I ate healthily, exercised, attended to my skin, grew my hair long, waxed my body and facial hair into oblivion, slept enough, drank enough water, and avoided the obvious vices and dangers. That alone helped me make a lot of progress. And whenever I was glum I could always look at a picture of myself from behind, since that’s where the progress showed sooner than the front.

I know this is a difficult road, but it might help if you realize that your looks don’t define you. If you’re a t-girl, you’re a t-girl due to your brain structure, not due to looking hot or looking feminine to any (key point: ANY) extent.

Yes, aesthetics do matter in the grand scheme of things, but if good looks are the consequence of being radiantly healthy, that’s typically a very good checkpoint along the way to looking better.

A t-girl friend of mine described herself to me as an ugly woman. I sympathize with her aesthetic self-assessment — and wow, do I relate based on how I personally felt for a long time. But, at least she IS a woman and she knows it.

As to the rest, it’s a journey. Once you realize you’re a t-girl, everything else just becomes a change to a matter of degree. You’ve basically won the hardest battle, the conflict within yourself. What remains is the easy part, and there are no further fundamental victories after that. Even if you get Adam’s Apple surgery, or breast implant surgery, or facial feminization surgery, or surgery ‘down there’ … fundamentally, nothing changes.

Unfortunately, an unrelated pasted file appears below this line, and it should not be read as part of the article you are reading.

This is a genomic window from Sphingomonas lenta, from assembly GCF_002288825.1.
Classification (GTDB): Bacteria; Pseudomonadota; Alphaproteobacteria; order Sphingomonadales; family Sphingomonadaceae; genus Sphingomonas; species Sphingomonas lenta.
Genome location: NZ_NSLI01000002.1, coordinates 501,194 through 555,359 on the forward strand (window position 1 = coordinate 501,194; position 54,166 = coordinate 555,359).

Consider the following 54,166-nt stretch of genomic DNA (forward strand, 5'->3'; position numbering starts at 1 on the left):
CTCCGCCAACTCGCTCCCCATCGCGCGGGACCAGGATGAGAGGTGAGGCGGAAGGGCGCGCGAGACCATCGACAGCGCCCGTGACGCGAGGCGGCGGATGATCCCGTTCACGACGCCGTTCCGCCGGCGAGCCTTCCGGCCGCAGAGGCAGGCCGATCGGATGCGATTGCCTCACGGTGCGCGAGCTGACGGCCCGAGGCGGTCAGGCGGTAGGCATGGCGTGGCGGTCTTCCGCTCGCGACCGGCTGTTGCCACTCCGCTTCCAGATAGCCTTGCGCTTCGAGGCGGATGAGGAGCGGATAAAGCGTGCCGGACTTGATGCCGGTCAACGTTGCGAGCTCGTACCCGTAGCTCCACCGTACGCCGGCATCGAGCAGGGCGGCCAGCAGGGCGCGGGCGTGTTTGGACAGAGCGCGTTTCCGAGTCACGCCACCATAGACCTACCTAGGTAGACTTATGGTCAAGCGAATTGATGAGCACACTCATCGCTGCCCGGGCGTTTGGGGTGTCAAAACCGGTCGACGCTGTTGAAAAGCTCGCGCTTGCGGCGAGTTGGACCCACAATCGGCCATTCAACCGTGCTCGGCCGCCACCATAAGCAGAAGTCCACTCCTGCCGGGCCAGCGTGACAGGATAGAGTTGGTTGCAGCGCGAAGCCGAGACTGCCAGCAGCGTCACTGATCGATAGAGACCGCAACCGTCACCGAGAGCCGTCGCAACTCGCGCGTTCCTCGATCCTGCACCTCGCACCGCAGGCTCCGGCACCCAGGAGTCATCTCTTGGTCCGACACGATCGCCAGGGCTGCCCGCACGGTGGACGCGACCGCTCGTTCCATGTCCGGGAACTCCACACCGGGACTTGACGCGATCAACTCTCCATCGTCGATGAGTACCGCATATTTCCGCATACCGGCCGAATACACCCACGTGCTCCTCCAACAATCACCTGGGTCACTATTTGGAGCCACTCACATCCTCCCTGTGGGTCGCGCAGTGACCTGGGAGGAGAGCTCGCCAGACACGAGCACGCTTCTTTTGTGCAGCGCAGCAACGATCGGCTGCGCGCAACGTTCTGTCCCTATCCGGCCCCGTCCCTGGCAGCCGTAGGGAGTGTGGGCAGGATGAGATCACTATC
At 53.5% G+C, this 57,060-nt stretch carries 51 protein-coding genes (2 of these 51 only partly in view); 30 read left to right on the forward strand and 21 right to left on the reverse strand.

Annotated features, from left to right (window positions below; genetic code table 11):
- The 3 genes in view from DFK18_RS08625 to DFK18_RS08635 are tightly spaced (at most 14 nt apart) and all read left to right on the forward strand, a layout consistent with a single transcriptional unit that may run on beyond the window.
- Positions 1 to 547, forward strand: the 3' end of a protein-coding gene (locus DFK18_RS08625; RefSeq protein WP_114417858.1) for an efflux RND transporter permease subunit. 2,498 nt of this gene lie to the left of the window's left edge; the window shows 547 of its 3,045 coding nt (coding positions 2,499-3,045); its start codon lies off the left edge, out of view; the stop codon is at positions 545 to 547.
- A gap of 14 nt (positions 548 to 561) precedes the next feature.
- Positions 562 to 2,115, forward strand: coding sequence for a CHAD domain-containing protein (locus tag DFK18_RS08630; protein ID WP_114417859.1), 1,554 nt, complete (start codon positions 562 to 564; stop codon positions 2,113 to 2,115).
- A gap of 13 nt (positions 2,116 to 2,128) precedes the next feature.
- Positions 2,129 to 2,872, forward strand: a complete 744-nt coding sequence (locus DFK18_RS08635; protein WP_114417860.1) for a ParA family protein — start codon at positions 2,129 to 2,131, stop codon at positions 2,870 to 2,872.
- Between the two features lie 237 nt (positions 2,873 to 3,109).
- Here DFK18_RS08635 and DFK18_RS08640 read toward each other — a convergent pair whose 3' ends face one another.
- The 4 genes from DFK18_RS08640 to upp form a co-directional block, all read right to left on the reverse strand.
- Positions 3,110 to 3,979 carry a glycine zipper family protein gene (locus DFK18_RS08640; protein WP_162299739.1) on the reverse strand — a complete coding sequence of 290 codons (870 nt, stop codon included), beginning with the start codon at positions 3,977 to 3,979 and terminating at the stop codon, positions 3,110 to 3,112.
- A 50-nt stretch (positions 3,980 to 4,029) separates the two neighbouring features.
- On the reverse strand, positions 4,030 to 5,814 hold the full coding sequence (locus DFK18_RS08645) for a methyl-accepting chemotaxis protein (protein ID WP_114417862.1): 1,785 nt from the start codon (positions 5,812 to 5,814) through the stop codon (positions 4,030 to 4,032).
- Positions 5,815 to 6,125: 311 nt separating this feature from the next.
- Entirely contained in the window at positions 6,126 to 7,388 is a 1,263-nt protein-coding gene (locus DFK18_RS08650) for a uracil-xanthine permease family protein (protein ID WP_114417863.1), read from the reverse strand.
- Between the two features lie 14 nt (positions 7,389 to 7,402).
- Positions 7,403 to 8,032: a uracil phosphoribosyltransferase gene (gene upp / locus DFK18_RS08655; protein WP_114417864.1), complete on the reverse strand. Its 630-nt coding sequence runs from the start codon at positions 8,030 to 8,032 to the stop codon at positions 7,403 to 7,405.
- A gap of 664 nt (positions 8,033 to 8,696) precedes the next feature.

Everything beyond your basic realization (that you’re a t-girl) is merely a qualitative improvement. It’s just the size of the improvement that varies.

It’s Ok to Guide People As to Gender Pronouns

NOV25Some of my t-girl friends begin their social transitioning by focusing on their looks.  I did the same thing. But, if I could do it over, the first thing I’d focus on would be my voice. And, at a price tag of maybe $50 (for tutorials), it’s the best value for money on the planet, as to transitioning.

There’s no fast track. Voice retraining (and more: speech retraining) takes time and patience … for the t-girl and for those around her.

As t-girls, when we’re transitioning, we sound awkward and we feel awkward. The sooner we get it over with, the better.

Part-way along the transitional path comes a point where we sound not-quite-female and not-quite-male. So, people on the other end of the phone have to guess. Guys tend to get most unpleasant if called “ma’am” and by contrast, girls tend to be more socially gracious — so it’s the safer bet to guess “male” as opposed to “female.”  That happens to me a lot, and when it does, I gently correct the person, and all is well.

Tonight, I needed to call my bank due to some or other oddity in my bank statements. I was transferred multiple times, and whenever I was called “Sir” then I gently said “It’s not Sir” or “It’s more Ma’am than Sir.” The bankers were each most gracious, and the conversation beyond that point continued pleasantly and with me being addressed as “miss” or “ma’am.”